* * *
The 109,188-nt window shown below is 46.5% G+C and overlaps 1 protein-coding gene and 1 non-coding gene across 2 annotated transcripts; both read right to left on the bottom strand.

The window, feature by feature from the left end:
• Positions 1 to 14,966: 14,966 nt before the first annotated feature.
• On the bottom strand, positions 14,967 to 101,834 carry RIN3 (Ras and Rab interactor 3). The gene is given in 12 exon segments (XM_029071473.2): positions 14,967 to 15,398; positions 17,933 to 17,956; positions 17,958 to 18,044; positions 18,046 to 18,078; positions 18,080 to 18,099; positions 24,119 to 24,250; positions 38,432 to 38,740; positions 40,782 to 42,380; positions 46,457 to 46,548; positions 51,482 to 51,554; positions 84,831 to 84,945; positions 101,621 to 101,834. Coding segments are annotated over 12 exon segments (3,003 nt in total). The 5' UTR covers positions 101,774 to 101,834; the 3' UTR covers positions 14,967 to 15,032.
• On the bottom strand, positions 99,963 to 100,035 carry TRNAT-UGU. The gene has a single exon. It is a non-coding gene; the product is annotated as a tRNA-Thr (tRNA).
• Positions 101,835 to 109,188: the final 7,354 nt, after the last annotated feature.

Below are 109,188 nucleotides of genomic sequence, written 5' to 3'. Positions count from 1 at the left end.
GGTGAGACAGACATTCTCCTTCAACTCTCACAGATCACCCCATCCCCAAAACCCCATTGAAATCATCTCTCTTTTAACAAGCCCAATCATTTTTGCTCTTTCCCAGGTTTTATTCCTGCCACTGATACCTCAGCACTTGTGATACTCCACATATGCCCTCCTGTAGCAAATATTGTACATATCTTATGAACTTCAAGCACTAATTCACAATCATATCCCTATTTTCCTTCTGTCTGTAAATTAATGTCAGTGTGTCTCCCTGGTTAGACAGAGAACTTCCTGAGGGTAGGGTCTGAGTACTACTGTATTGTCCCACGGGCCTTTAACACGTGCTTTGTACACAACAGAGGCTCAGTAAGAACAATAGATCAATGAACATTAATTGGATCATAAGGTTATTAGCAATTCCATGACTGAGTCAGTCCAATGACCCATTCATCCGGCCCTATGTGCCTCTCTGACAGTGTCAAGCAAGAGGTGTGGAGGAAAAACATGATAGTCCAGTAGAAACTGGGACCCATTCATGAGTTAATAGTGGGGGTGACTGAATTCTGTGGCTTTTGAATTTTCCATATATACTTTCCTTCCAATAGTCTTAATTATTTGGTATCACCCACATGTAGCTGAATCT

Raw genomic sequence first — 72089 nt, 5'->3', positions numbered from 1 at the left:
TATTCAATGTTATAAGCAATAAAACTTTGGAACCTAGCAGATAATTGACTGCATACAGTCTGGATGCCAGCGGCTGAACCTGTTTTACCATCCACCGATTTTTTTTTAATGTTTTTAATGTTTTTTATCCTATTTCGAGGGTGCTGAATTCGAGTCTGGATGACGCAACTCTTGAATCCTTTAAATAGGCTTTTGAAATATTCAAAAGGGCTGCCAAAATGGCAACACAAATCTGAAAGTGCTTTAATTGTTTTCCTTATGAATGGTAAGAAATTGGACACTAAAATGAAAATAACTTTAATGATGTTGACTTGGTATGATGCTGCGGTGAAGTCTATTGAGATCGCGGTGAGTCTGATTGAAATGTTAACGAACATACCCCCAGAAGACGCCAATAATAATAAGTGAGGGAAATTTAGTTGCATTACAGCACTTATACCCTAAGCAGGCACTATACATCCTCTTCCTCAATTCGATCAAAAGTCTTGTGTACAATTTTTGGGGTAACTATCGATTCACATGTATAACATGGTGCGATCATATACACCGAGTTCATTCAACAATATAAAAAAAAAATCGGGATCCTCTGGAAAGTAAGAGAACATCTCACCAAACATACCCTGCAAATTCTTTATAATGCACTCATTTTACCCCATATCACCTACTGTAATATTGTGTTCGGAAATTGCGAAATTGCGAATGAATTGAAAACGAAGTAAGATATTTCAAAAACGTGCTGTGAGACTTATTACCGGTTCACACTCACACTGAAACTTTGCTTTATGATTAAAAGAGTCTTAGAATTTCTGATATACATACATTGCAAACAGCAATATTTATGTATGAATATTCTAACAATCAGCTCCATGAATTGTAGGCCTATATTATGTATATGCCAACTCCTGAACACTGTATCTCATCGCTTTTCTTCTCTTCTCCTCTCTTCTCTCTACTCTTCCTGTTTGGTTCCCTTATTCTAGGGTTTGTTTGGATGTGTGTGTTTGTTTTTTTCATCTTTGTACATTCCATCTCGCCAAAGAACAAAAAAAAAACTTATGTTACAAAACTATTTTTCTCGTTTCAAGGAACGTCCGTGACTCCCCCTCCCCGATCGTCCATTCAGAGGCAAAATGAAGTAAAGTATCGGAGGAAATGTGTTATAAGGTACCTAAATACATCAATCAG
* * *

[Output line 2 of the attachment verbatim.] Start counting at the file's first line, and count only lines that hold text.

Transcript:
The window, feature by feature from the left end: